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Population abundance of recovering humpback whales (Megaptera novaeangliae) and other baleen whales in the Scotia Arc, South Atlantic

Mick Baines*, Natalie Kelly, Maren Reichelt, Claire Lacey, Simon Pinder, Sophie Fielding, Eugene Murphy, Phil Trathan, Martin Biuw, Ulf Lindstrøm, Bjørn A. Krafft, Jennifer A. Jackson

*Corresponding author:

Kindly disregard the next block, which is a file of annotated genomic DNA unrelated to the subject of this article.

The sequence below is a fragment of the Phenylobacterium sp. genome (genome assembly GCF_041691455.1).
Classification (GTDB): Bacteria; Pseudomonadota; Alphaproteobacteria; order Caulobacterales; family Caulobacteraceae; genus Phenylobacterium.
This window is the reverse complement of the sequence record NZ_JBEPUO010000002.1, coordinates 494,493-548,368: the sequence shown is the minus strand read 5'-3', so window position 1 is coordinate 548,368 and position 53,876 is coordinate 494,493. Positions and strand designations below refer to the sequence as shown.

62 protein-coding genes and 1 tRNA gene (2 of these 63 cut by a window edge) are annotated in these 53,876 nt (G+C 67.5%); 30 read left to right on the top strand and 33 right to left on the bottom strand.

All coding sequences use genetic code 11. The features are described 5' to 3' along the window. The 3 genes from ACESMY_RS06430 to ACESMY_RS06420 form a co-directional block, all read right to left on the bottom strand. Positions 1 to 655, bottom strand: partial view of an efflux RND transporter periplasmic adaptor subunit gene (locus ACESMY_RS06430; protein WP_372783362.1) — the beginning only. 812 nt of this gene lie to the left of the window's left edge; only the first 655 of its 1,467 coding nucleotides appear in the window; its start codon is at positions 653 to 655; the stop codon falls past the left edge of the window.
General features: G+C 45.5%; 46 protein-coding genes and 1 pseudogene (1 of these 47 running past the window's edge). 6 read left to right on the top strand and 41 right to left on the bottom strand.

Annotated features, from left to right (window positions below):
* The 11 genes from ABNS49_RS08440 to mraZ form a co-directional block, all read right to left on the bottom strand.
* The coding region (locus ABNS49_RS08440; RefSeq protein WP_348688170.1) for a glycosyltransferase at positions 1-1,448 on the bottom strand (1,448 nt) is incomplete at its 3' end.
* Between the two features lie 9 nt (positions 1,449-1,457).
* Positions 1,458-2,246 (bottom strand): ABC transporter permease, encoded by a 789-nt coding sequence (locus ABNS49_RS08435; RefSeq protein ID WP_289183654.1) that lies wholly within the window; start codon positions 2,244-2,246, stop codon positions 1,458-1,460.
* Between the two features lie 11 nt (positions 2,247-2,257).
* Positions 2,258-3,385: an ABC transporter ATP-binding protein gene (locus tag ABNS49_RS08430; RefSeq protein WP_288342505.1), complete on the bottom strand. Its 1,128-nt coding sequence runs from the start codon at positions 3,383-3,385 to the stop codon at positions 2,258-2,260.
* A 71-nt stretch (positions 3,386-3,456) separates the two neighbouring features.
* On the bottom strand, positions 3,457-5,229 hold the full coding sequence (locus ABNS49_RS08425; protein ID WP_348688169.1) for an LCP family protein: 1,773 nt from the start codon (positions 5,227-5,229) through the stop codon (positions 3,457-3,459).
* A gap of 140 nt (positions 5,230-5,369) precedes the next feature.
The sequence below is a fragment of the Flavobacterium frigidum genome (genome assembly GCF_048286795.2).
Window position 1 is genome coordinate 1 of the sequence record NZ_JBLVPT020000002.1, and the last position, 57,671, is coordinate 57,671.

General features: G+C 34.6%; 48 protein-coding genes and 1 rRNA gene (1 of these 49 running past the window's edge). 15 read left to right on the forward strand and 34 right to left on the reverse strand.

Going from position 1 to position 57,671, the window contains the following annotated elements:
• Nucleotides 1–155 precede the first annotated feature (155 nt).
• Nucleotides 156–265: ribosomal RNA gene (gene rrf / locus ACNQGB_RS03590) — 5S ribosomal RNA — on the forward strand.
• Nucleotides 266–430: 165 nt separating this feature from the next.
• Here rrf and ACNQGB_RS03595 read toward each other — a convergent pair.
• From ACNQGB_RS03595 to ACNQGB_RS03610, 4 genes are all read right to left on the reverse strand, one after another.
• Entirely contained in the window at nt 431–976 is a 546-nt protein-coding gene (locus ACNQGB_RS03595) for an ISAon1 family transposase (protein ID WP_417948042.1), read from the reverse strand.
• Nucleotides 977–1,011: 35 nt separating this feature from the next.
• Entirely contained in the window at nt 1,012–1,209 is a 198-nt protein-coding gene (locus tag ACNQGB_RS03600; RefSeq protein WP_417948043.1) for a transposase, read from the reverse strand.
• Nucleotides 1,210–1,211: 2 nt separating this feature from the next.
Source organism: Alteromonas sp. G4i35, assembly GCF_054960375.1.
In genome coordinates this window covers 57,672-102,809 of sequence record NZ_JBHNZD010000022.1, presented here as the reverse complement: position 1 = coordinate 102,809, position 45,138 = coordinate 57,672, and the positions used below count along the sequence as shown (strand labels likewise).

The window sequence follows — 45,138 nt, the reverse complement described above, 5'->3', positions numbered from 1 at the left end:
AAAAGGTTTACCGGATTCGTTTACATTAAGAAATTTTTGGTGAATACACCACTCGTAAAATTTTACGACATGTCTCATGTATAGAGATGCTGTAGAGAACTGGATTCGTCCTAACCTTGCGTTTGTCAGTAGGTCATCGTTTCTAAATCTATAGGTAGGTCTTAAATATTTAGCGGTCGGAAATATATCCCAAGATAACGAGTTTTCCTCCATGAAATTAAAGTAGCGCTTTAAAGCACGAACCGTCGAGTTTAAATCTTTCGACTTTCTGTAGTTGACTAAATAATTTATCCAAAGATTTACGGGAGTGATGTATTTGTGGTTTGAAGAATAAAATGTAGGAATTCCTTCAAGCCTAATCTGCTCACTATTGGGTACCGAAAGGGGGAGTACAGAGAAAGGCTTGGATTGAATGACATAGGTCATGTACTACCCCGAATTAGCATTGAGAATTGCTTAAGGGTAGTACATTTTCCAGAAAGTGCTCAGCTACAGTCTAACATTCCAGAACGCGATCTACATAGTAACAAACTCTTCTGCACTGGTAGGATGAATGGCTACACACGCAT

ABSTRACT: Following the cessation of whaling, South Atlantic populations of humpback (Megaptera novaeangliae) and some other baleen whale species are recovering, but there has been limited monitoring of their recovery in the Scotia Arc, a former whaling epicentre and a hotspot for Antarctic krill (Euphausia superba). To inform the management of krill fisheries, up to date assessment of whale biomass and prey consumption is essential. Using a model-based approach, we provide the first estimates of whale abundance and krill consumption for South Georgia and the South Sandwich Islands, and total abundance of humpback whales across their southwest Atlantic feeding grounds, using data collected in 2019. Humpback whale abundance was estimated at 24,543 (CV = 0.26; 95% CI 14,863 – 40,528), similar to that measured in Brazil on the main wintering ground for this population. The abundance of baleen whales in South Georgia and the South Sandwich Islands, including those not identified to species level, was estimated at 43,824 (CV = 0.15; 95% CI 33,509 – 59,077). Based on the proportion of humpback whales identified during the surveys (83%), the majority of these are likely to be humpback whales. Annual krill consumption by baleen whales was estimated to be in the range 4.8 – 7.2 million tons, representing 7 - 10% of the estimated krill biomass in the region. However, there is a need to better understand feeding rates in baleen whales, and further research into this field should be a priority in order to improve the accuracy and precision of prey consumption rate estimation.